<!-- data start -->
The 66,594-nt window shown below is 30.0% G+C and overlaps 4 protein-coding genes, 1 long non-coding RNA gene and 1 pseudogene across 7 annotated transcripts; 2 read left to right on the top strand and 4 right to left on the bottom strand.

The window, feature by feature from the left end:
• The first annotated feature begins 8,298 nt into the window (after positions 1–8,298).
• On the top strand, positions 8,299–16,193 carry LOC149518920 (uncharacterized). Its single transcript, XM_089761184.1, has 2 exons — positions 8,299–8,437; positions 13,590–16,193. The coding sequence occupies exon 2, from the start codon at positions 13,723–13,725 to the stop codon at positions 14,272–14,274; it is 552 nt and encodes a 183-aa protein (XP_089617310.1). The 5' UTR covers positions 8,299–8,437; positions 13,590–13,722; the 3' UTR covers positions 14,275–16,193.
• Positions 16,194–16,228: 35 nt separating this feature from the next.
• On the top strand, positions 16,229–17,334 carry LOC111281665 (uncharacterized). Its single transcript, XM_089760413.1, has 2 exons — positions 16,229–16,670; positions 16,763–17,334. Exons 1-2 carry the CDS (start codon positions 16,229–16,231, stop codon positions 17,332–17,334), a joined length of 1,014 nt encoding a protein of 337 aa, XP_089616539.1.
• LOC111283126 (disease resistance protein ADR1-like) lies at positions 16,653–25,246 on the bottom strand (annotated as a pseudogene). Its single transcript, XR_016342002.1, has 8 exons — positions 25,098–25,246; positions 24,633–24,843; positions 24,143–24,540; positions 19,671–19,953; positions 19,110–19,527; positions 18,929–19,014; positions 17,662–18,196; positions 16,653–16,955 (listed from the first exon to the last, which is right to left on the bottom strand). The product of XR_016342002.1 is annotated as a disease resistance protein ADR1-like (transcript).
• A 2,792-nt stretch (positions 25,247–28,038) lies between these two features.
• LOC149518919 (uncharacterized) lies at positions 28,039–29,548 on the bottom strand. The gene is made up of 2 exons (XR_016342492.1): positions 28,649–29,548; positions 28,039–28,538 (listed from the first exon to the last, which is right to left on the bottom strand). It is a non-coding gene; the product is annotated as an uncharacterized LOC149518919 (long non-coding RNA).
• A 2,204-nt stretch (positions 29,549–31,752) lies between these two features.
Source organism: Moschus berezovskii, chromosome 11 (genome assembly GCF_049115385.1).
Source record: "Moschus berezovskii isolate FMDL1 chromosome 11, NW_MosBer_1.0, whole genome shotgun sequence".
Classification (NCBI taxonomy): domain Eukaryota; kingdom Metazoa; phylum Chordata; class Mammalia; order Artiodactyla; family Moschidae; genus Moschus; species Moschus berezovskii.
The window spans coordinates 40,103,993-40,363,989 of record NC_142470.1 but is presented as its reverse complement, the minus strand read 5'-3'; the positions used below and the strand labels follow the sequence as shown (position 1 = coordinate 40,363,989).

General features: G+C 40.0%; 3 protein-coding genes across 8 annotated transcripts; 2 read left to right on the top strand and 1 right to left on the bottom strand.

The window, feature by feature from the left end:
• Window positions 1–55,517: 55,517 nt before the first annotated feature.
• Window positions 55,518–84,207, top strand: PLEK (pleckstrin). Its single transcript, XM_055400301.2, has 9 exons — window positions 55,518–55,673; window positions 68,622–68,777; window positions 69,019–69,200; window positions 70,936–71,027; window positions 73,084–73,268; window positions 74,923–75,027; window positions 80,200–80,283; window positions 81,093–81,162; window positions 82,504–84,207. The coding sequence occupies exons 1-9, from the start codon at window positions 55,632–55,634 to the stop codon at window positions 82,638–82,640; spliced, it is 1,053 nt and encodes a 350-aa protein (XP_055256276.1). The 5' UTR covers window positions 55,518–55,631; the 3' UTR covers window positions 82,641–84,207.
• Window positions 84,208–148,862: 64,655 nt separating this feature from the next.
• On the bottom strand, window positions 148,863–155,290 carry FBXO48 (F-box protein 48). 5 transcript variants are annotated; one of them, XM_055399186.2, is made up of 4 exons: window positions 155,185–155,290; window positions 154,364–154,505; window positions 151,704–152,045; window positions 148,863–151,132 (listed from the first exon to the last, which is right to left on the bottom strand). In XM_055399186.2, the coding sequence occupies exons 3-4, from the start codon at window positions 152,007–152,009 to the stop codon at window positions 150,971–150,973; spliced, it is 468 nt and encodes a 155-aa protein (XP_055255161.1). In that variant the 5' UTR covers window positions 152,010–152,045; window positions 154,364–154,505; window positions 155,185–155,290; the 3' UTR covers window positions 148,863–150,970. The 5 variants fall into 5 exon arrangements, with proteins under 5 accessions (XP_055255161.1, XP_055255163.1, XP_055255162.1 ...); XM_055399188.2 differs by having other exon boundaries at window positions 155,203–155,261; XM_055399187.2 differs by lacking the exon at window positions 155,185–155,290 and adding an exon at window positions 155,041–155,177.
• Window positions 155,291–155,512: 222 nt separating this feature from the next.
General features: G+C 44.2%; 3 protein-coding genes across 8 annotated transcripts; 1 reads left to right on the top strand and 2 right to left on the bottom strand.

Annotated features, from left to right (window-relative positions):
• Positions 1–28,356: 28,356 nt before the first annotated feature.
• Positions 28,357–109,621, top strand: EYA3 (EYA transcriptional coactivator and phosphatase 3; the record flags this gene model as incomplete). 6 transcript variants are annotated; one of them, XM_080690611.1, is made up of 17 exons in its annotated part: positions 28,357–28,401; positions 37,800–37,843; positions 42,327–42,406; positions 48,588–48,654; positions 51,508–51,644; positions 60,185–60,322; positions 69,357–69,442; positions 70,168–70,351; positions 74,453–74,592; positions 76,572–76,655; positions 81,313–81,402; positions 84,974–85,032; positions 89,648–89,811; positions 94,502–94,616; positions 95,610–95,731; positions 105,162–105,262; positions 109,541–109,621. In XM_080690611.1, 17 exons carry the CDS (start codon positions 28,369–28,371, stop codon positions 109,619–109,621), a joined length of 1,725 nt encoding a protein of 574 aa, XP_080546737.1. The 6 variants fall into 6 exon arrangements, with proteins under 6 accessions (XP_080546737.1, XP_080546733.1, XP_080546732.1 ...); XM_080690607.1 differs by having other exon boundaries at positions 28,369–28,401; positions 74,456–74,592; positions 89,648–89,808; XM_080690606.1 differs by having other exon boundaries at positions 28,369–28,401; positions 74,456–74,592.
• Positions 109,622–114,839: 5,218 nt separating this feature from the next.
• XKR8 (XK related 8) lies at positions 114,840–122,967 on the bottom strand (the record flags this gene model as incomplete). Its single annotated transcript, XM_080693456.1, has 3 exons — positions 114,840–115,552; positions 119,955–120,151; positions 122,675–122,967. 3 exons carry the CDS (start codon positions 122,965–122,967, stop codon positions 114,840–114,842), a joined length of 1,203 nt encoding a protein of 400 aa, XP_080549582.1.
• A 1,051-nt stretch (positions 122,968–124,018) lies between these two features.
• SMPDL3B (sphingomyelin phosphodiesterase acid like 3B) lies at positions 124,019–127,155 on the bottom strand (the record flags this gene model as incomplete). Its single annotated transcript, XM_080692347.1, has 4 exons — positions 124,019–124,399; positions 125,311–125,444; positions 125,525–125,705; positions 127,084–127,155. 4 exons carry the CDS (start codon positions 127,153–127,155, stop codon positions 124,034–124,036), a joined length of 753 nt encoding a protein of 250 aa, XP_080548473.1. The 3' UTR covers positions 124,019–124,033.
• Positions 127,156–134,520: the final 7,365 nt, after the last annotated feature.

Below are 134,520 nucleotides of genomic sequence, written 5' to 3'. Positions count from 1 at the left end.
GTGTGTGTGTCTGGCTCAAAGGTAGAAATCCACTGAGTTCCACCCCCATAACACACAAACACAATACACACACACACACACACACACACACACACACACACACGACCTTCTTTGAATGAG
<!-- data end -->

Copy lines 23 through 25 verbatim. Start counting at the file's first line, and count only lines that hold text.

Annotated features, from left to right (window-relative positions):
• Positions 1–28,356: 28,356 nt before the first annotated feature.
• Positions 28,357–109,621, top strand: EYA3 (EYA transcriptional coactivator and phosphatase 3; the record flags this gene model as incomplete). 6 transcript variants are annotated; one of them, XM_080690611.1, is made up of 17 exons in its annotated part: positions 28,357–28,401; positions 37,800–37,843; positions 42,327–42,406; positions 48,588–48,654; positions 51,508–51,644; positions 60,185–60,322; positions 69,357–69,442; positions 70,168–70,351; positions 74,453–74,592; positions 76,572–76,655; positions 81,313–81,402; positions 84,974–85,032; positions 89,648–89,811; positions 94,502–94,616; positions 95,610–95,731; positions 105,162–105,262; positions 109,541–109,621. In XM_080690611.1, 17 exons carry the CDS (start codon positions 28,369–28,371, stop codon positions 109,619–109,621), a joined length of 1,725 nt encoding a protein of 574 aa, XP_080546737.1. The 6 variants fall into 6 exon arrangements, with proteins under 6 accessions (XP_080546737.1, XP_080546733.1, XP_080546732.1 ...); XM_080690607.1 differs by having other exon boundaries at positions 28,369–28,401; positions 74,456–74,592; positions 89,648–89,808; XM_080690606.1 differs by having other exon boundaries at positions 28,369–28,401; positions 74,456–74,592.